Another aspect of living that astounded her was the sleeping arrangements. “A lot of these families do not have enough mattresses for everyone. In some cases, everyone sleeps on the floor with blankets. One family had couches along the edge of their living room where they slept in shifts,” Carlson said. “Family members who worked the night shift would be sleeping on the couches during the day, then the rest would take the available couches when the others went off to work.”

Laureen Carlson with the cute puppy of a family she was teaching in Kearns, Utah. She is an avid dog lover.

Carlson said that one of the hardest parts of working with refugees is helping them eat healthy while also honoring their traditions and customs. When working with Nepalese families she said that most of them want to eat goat, lamb, or yak, which happen to be some of the more expensive types of meats. “Our goal isn’t for them to eat like us. Our goal is for them to eat healthy and affordably,” Carlson said.

What can be especially hard for some refugee families, Carlson said, is making food for everyone in the family. Carlson said that in every refugee family she has taught nutrition to, the children receive free breakfast and lunch from their schools, due to the family’s low-income status. Carlson said the kids really like the food here and ask her to teach their parents how to make it, which can cause problems at home.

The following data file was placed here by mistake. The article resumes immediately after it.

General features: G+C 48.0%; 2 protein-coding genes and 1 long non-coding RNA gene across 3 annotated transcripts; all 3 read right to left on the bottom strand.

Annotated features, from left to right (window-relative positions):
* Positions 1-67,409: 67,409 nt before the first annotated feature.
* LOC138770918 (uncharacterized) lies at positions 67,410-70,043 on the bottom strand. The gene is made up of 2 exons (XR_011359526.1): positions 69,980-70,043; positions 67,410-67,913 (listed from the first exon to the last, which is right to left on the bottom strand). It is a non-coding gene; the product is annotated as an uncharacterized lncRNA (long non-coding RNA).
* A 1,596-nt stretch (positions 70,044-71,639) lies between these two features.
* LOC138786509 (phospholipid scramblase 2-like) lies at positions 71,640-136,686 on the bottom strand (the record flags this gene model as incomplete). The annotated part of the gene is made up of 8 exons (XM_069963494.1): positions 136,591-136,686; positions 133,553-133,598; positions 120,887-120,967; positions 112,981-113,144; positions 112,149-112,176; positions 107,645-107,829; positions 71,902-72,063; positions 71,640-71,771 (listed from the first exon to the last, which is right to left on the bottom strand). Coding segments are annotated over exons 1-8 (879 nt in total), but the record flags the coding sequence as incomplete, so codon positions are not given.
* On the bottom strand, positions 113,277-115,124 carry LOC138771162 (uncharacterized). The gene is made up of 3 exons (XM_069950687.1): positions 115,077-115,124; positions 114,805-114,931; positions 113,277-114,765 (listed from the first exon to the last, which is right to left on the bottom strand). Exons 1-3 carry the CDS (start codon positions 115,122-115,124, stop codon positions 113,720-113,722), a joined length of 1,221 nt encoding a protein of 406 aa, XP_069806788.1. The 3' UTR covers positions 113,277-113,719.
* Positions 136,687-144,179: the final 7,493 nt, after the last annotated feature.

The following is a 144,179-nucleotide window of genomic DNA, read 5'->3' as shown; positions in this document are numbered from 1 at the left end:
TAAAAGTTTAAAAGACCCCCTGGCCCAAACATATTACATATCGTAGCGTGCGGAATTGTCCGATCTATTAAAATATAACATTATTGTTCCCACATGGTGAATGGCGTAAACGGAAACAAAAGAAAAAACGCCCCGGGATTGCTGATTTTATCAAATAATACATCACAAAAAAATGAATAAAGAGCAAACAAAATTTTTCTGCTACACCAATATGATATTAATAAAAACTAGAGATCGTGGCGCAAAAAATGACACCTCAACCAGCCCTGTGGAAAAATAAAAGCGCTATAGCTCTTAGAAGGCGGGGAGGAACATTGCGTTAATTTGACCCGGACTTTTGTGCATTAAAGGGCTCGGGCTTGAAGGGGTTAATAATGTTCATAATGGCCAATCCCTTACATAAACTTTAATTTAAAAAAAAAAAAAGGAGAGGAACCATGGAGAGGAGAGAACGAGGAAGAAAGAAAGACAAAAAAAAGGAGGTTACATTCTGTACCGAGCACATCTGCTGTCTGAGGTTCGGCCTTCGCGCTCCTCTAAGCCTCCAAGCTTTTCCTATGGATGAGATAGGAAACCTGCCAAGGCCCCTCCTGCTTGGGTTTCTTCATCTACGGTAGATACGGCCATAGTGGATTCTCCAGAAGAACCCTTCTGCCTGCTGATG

“The kids like some western food like tuna casserole, and the parents are willing to make it for them. The problem comes in with the grandparents and great-grandparents. They only want to eat their home food, which is understandable, but sometimes the kids don’t. A lot of these families don’t have the money to make two separate dinners, so it can lead to a sort of rock and a hard place,” Carlson said.

Sapkota has been an active member of the refugee community in Utah since he arrived here, but Carlson is a much newer addition to the community. As Carlson works with the refugee families she becomes closer and closer with them, with her even being invited to some family parties and functions. Sapkota and Carlson both work hard with refugees trying to help them provide for and take care of their family.